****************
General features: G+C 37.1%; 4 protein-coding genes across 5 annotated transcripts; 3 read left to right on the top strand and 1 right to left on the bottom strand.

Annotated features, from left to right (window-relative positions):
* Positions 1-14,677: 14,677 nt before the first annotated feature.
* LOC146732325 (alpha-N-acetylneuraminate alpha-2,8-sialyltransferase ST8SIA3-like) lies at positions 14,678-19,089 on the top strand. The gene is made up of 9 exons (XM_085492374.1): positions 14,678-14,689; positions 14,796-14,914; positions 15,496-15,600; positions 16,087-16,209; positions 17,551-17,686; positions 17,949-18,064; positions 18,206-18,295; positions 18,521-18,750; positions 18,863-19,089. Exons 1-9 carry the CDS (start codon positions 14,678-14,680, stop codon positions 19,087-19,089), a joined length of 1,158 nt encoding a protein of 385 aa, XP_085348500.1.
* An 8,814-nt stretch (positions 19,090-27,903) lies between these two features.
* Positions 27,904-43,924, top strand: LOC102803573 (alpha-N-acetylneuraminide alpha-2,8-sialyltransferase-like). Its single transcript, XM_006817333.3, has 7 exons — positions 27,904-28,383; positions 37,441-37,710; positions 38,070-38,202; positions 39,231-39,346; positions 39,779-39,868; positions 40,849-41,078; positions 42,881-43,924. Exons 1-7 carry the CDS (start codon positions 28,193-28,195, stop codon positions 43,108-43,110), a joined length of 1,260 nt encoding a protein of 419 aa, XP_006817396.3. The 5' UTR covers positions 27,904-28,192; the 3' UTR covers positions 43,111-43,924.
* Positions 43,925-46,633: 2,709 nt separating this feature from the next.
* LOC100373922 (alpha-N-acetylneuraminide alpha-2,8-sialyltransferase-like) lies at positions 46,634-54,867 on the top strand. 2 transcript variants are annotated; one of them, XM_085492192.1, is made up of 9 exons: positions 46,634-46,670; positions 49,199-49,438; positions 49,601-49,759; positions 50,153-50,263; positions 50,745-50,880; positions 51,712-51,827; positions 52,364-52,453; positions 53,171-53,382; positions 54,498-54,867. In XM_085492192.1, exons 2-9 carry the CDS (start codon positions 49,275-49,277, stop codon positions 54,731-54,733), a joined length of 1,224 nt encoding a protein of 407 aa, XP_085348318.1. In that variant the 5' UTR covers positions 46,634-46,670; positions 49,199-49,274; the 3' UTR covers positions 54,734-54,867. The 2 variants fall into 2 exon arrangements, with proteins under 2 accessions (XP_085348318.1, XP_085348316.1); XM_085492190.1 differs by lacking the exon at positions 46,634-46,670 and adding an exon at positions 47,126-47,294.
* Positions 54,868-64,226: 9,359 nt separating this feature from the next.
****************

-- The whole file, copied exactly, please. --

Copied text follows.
General features: G+C 37.1%; 4 protein-coding genes across 5 annotated transcripts; 3 read left to right on the top strand and 1 right to left on the bottom strand.

Annotated features, from left to right (window-relative positions):
* Positions 1-14,677: 14,677 nt before the first annotated feature.
* LOC146732325 (alpha-N-acetylneuraminate alpha-2,8-sialyltransferase ST8SIA3-like) lies at positions 14,678-19,089 on the top strand. The gene is made up of 9 exons (XM_085492374.1): positions 14,678-14,689; positions 14,796-14,914; positions 15,496-15,600; positions 16,087-16,209; positions 17,551-17,686; positions 17,949-18,064; positions 18,206-18,295; positions 18,521-18,750; positions 18,863-19,089. Exons 1-9 carry the CDS (start codon positions 14,678-14,680, stop codon positions 19,087-19,089), a joined length of 1,158 nt encoding a protein of 385 aa, XP_085348500.1.
* An 8,814-nt stretch (positions 19,090-27,903) lies between these two features.
* Positions 27,904-43,924, top strand: LOC102803573 (alpha-N-acetylneuraminide alpha-2,8-sialyltransferase-like). Its single transcript, XM_006817333.3, has 7 exons — positions 27,904-28,383; positions 37,441-37,710; positions 38,070-38,202; positions 39,231-39,346; positions 39,779-39,868; positions 40,849-41,078; positions 42,881-43,924. Exons 1-7 carry the CDS (start codon positions 28,193-28,195, stop codon positions 43,108-43,110), a joined length of 1,260 nt encoding a protein of 419 aa, XP_006817396.3. The 5' UTR covers positions 27,904-28,192; the 3' UTR covers positions 43,111-43,924.
* Positions 43,925-46,633: 2,709 nt separating this feature from the next.
* LOC100373922 (alpha-N-acetylneuraminide alpha-2,8-sialyltransferase-like) lies at positions 46,634-54,867 on the top strand. 2 transcript variants are annotated; one of them, XM_085492192.1, is made up of 9 exons: positions 46,634-46,670; positions 49,199-49,438; positions 49,601-49,759; positions 50,153-50,263; positions 50,745-50,880; positions 51,712-51,827; positions 52,364-52,453; positions 53,171-53,382; positions 54,498-54,867. In XM_085492192.1, exons 2-9 carry the CDS (start codon positions 49,275-49,277, stop codon positions 54,731-54,733), a joined length of 1,224 nt encoding a protein of 407 aa, XP_085348318.1. In that variant the 5' UTR covers positions 46,634-46,670; positions 49,199-49,274; the 3' UTR covers positions 54,734-54,867. The 2 variants fall into 2 exon arrangements, with proteins under 2 accessions (XP_085348318.1, XP_085348316.1); XM_085492190.1 differs by lacking the exon at positions 46,634-46,670 and adding an exon at positions 47,126-47,294.
* Positions 54,868-64,226: 9,359 nt separating this feature from the next.